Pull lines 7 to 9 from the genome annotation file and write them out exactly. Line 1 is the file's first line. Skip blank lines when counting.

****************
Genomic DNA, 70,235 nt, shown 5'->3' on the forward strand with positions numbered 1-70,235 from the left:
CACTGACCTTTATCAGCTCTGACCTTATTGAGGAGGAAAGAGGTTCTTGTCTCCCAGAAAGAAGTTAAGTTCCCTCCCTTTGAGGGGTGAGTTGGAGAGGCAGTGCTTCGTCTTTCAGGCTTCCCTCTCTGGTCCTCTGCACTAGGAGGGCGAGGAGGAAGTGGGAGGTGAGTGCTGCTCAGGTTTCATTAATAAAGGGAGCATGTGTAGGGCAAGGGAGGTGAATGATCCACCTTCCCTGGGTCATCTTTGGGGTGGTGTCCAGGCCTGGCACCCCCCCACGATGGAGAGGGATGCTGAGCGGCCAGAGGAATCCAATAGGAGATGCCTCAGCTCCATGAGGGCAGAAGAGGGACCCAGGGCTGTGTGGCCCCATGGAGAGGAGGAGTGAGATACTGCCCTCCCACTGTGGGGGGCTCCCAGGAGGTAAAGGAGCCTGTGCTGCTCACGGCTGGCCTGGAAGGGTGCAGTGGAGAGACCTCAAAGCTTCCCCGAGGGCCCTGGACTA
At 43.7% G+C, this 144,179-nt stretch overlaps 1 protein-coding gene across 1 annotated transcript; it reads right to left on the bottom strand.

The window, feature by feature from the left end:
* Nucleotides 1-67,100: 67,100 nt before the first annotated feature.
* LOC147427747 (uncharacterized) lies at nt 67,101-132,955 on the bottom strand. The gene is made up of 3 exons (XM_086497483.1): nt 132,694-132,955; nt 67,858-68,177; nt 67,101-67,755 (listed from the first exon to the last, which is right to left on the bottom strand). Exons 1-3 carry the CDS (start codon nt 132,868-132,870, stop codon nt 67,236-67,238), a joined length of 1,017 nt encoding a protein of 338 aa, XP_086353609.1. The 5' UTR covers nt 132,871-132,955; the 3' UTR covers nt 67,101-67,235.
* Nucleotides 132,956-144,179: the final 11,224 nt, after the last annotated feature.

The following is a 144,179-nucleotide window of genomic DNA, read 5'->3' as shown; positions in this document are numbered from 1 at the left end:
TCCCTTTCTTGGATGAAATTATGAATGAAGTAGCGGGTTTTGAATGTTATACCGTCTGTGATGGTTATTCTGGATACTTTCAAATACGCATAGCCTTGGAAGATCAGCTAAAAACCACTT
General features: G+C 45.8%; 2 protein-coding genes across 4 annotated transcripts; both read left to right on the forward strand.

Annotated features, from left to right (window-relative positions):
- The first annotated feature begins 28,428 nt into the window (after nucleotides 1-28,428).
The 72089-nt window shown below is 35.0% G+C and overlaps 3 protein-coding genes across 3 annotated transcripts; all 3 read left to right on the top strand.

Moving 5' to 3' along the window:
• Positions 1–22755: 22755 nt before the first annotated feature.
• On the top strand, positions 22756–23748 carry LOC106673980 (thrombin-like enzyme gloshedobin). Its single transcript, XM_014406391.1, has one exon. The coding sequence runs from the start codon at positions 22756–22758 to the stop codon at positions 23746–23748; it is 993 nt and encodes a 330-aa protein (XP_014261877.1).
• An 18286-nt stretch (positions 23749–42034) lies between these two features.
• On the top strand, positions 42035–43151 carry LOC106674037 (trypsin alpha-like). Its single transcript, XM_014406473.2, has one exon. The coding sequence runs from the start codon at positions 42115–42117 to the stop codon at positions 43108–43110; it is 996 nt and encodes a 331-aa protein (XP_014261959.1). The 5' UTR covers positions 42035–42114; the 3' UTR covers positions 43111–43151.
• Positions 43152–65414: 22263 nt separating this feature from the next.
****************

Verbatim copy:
* Nucleotides 132,956-144,179: the final 11,224 nt, after the last annotated feature.

The following is a 144,179-nucleotide window of genomic DNA, read 5'->3' as shown; positions in this document are numbered from 1 at the left end:
TCCCTTTCTTGGATGAAATTATGAATGAAGTAGCGGGTTTTGAATGTTATACCGTCTGTGATGGTTATTCTGGATACTTTCAAATACGCATAGCCTTGGAAGATCAGCTAAAAACCACTT